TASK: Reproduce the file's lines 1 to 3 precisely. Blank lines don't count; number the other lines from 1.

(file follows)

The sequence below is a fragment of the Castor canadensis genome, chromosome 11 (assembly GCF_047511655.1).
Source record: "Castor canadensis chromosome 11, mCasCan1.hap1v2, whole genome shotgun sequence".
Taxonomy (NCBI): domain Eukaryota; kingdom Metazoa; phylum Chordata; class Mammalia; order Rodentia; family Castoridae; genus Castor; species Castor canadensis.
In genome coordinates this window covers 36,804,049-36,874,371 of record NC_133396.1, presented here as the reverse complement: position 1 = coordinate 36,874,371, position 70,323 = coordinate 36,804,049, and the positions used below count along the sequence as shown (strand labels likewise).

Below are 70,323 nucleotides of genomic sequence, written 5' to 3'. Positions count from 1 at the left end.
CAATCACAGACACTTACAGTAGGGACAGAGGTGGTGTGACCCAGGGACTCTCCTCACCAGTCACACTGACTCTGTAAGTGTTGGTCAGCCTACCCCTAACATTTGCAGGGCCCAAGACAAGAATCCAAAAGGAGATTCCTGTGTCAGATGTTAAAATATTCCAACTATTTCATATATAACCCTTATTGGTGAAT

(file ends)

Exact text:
The sequence below is a fragment of the Castor canadensis genome, chromosome 11 (assembly GCF_047511655.1).
Source record: "Castor canadensis chromosome 11, mCasCan1.hap1v2, whole genome shotgun sequence".
Taxonomy (NCBI): domain Eukaryota; kingdom Metazoa; phylum Chordata; class Mammalia; order Rodentia; family Castoridae; genus Castor; species Castor canadensis.